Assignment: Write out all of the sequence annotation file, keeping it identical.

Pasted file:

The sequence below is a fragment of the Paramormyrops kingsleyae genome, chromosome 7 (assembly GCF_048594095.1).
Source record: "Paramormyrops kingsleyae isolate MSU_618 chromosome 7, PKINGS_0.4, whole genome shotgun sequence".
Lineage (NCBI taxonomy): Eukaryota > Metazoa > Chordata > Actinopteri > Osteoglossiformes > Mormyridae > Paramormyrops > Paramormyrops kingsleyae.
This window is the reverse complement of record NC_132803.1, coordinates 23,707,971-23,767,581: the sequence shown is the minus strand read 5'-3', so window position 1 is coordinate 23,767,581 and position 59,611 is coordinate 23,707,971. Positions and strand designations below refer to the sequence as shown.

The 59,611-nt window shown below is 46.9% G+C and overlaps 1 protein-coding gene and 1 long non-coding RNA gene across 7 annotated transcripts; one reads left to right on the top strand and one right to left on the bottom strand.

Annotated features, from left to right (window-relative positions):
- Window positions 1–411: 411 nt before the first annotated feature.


The sequence below is a fragment of the Paramormyrops kingsleyae genome, chromosome 7 (assembly GCF_048594095.1).
Source record: "Paramormyrops kingsleyae isolate MSU_618 chromosome 7, PKINGS_0.4, whole genome shotgun sequence".
Lineage (NCBI taxonomy): Eukaryota > Metazoa > Chordata > Actinopteri > Osteoglossiformes > Mormyridae > Paramormyrops > Paramormyrops kingsleyae.
This window is the reverse complement of record NC_132803.1, coordinates 23,707,971-23,767,581: the sequence shown is the minus strand read 5'-3', so window position 1 is coordinate 23,767,581 and position 59,611 is coordinate 23,707,971. Positions and strand designations below refer to the sequence as shown.

The 59,611-nt window shown below is 46.9% G+C and overlaps 1 protein-coding gene and 1 long non-coding RNA gene across 7 annotated transcripts; one reads left to right on the top strand and one right to left on the bottom strand.

Annotated features, from left to right (window-relative positions):
- Window positions 1–411: 411 nt before the first annotated feature.